Identity theft is on the rise, and it’s scary. Being defrauded in this way can be devastating – thieves can clean out your retirement and bank accounts, open credit cards or get loans in your name, give your name and address to the police when they are arrested, and even use your health insurance to get medical care on your dime. And what with data breaches happening so often, it’s almost guaranteed that your personal information is already out there.
That doesn’t mean you have to be vulnerable to identity theft. You can do a lot to protect yourself, and you should. Here’s what you should do.
Keep Your Personal Information Secure
You shouldn’t carry personal documents like your Social Security card, your Medicare card, your health insurance card, or your financial documents, unless you’re going to need them that day. Keep these documents at home in a safe place.
You need to be on guard when it comes to giving out your personal information, too. Do not give out your financial, personal, or health insurance information to anyone unless you made the contact and you have a relationship of trust with the person. If anyone asks for your Social Security number, ask them how they’re going to use it, why they need that information, and how they plan to protect it.
Be Careful When Using Public Wifi Connections
Free public wifi isn’t secure enough for sensitive transactions, like banking and shopping. Hackers can see everything you do on a public connection and they can steal your data if you’re accessing your bank account or other sensitive information on a public connection. Either avoid those kinds of personal transactions, or use a virtual private network (VPN) when connecting to a public hotspot. When using a device in public, shield your hands when you key in passwords and keep credit cards out of public view.
Lock Your Mobile Devices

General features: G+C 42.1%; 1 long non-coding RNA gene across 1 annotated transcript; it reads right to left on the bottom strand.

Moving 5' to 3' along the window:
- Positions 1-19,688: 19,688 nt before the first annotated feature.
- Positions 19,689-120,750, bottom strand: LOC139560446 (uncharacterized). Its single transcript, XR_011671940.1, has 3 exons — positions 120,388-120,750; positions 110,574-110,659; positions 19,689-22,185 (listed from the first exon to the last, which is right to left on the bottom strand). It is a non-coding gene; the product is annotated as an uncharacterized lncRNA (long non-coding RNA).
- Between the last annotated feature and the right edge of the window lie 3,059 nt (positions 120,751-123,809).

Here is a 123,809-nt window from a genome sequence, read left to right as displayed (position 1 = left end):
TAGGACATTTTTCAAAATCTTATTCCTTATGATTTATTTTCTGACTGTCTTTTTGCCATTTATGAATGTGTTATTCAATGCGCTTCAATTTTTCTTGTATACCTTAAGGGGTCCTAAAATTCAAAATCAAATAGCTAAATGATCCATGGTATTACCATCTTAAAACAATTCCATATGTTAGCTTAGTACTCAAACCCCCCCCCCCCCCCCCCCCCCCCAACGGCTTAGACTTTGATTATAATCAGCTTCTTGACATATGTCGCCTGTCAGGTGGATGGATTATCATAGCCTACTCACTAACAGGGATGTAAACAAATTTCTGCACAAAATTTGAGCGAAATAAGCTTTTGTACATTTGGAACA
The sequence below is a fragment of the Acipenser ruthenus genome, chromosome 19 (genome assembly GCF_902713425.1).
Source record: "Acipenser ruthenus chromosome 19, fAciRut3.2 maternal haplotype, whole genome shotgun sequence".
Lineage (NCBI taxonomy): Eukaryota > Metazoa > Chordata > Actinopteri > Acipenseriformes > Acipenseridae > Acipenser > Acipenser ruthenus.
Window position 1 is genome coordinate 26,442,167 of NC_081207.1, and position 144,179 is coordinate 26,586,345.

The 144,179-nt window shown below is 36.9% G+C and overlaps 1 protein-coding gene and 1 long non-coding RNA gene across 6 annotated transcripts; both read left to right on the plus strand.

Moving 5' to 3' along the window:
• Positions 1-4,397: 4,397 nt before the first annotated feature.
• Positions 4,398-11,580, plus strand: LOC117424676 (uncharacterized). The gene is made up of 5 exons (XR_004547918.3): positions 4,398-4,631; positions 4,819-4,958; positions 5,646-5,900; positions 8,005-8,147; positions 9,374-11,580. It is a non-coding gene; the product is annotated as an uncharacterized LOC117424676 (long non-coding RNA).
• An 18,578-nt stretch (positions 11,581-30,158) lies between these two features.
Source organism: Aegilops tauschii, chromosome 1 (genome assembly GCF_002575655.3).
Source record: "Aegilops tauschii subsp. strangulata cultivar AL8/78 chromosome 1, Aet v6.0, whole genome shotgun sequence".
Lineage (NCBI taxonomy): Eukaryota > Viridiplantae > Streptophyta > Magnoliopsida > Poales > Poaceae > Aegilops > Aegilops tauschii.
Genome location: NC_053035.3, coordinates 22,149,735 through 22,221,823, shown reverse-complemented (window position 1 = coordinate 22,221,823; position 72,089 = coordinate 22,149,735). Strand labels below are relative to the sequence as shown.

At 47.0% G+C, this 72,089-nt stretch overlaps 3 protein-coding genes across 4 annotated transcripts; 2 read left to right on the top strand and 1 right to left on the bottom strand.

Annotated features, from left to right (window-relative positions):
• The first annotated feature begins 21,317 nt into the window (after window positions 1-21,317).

Routinely lock your devices with a password, so that if someone steals one, or it gets lost, your personal information will be at least a little more secure. Use apps instead of a mobile browser for sensitive transactions like shopping and banking.
Use a Unique and Strong Password for Every Online Account
Each one of your online accounts should have its own unique password. If you use the same password across multiple accounts, and hackers find out what it is, they can access all your accounts. Use unique and complex passwords and consider adding an authenticator app to the mix for an added layer of security. If nothing else, turn on two-factor authentication (2FA).
Use a Digital Wallet
A digital wallet offers the most secure way to pay for goods whether you’re shopping online or in a physical location. You put your credit card and debit card information into the digital wallet, where it is stored securely. Each transaction receives a unique token that hackers can’t reuse to make more purchases. They’re also encrypted for additional security.
Monitor Your Credit
Monitoring your credit is important because changes in your credit report can alert you to identity theft. New accounts or inquiries, collection items, and changes to your credit score that you don’t recognize could all indicate that you’ve been a victim of identity theft. You can get a free annual copy of your credit report from each of the major reporting bureaus – stagger them so you get one every four months. Better yet, invest in ID security software that provides credit and dark web monitoring, identity fraud insurance, and restoration assistance.
Keep an Eye on Your Mail
If you know you have certain bills and statements coming in the mail, keep an eye out for them because mail theft remains a primary means of identity theft. Use USPS Informed Delivery so you’ll know what you should be getting and you’ll know if something gets stolen out of your mailbox. Collect mail in a timely fashion, and consider opting out of prescreened offers of credit. Keep your eyes peeled for any bills or statements that aren’t yours, too.
Monitor Your Statements
You need to closely read your financial statements and make sure you recognize all the transactions. If you don’t get a bill when you expect it, call to ask about it. When you receive health plan explanation of benefits documents, make sure you examine them to verify that you actually received the care – if not, someone could be using your health insurance.
Identity theft may be common, but it doesn’t have to happen to you. By taking steps to protect yourself, you can avoid getting your identity stolen – and act quickly to take your life back if you need to.